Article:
THE MUSEUM OF EXTRAORDINARY THINGS, by Alice Hoffman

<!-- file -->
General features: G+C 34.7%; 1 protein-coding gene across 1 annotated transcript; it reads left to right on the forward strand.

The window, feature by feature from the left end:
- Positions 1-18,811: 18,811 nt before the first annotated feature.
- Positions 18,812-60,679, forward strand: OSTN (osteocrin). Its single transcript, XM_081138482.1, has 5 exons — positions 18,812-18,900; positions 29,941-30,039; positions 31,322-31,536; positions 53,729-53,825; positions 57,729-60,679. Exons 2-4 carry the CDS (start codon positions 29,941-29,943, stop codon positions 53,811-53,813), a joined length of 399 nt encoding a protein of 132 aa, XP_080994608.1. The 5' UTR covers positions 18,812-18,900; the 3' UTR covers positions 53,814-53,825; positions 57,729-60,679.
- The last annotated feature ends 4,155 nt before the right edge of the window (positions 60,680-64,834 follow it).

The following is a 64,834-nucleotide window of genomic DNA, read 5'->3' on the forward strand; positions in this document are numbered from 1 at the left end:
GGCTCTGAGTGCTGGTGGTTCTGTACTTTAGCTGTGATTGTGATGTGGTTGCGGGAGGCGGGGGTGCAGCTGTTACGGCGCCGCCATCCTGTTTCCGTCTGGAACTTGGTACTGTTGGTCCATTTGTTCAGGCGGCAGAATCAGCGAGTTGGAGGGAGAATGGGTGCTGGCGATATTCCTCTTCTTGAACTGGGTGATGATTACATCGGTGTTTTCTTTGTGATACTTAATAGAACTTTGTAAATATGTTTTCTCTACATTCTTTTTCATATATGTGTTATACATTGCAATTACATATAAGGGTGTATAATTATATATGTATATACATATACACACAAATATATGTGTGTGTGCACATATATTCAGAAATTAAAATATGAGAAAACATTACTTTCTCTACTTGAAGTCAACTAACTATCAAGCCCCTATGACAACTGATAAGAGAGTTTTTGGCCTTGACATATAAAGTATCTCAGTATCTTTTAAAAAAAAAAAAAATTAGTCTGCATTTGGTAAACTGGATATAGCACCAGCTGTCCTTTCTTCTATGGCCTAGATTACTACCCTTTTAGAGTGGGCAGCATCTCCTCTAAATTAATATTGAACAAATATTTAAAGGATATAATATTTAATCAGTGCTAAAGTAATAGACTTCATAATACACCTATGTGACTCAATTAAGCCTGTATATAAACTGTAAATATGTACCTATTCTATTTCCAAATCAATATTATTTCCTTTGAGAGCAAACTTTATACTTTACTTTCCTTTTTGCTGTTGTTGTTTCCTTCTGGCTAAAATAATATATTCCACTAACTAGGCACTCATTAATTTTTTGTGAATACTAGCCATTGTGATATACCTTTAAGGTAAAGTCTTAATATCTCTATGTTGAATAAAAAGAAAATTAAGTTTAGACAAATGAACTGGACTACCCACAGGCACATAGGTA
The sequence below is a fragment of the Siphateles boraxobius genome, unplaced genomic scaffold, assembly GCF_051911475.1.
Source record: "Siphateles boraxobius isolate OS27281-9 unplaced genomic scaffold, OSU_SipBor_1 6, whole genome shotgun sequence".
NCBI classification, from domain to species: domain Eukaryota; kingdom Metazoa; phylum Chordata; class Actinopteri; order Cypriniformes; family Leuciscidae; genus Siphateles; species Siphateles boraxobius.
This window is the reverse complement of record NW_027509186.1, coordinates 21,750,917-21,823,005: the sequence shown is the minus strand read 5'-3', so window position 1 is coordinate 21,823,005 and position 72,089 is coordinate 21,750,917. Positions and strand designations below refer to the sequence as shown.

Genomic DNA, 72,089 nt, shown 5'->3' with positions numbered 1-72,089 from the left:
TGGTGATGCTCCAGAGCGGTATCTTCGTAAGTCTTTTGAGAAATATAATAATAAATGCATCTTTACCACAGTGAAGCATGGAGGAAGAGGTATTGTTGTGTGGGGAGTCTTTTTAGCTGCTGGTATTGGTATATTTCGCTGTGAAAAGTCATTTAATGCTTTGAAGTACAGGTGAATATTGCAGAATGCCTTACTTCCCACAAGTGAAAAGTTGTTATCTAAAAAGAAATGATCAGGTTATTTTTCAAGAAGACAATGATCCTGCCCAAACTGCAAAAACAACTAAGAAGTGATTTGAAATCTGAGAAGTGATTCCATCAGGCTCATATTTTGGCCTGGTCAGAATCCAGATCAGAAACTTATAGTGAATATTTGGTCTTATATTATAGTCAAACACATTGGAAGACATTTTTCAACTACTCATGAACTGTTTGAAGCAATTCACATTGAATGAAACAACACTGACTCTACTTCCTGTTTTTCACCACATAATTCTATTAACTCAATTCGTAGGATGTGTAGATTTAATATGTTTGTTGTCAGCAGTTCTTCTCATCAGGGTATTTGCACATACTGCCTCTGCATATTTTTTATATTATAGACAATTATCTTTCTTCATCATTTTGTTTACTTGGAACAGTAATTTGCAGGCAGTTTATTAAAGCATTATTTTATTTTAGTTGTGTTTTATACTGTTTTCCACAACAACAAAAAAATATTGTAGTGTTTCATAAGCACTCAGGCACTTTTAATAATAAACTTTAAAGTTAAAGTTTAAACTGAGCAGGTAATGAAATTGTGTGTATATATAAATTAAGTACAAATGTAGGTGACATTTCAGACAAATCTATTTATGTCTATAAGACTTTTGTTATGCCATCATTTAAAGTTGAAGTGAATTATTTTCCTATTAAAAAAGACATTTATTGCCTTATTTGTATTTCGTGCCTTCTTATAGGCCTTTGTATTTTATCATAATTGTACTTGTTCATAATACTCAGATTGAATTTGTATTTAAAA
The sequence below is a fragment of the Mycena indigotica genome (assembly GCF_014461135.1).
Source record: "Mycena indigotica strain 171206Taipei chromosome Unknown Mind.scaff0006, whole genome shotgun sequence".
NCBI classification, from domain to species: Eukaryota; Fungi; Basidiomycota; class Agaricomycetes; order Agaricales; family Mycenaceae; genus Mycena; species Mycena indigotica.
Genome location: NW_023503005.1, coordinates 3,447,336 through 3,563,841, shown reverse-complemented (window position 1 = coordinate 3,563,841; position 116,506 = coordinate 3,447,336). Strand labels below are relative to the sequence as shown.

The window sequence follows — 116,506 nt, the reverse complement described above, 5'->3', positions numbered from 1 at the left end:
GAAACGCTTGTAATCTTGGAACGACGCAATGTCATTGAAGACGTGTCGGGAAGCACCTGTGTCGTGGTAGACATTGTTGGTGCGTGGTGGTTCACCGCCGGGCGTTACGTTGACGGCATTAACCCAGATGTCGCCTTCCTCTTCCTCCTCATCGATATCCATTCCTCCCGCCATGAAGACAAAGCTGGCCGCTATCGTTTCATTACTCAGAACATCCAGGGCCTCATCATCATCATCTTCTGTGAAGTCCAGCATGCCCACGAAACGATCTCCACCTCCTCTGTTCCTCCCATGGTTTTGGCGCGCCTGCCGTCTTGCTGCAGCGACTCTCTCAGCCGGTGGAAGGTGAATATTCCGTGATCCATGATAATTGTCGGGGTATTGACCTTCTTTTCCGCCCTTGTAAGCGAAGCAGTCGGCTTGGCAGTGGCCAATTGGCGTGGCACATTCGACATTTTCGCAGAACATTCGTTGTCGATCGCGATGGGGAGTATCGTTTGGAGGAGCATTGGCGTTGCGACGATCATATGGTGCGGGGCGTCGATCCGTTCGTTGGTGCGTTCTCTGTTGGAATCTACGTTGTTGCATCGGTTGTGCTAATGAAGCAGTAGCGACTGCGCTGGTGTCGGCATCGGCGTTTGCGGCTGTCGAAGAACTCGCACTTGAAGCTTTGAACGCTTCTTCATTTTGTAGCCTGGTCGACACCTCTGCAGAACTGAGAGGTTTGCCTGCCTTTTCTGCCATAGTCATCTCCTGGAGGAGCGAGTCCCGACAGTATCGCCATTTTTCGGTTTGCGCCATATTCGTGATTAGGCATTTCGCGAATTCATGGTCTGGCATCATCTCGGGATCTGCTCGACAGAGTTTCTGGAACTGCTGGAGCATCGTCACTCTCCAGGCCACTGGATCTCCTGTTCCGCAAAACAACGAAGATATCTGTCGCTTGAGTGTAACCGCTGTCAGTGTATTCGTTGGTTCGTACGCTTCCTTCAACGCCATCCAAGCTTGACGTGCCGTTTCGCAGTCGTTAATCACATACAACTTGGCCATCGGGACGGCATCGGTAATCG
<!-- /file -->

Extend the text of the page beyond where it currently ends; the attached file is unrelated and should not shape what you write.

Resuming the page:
In the tenements of lower Manhattan, Ezekiel Cohen sees his father as humiliatingly weak, and when the man flings himself into the Hudson River, Ezekiel leaves the family tenement and apprentices to a photographer. In lyrical prose, in diary entries (or are they musings set on paper?) by Coralie and Ezekiel-Eddy, interspersed with third-person narrative, Hoffman brings the bustle and noise, the filth and despair, of New York in the early 1900's. Hard to believe it was such a short time ago. Eddy, now a photographer, witnesses the horrors of the Triangle fire. Coralie, repressed and dominated by her selfish and cruel father, dreams of love. This was a hard book to put down. A 5. Historical fiction at its very best. Superb selection for a book club.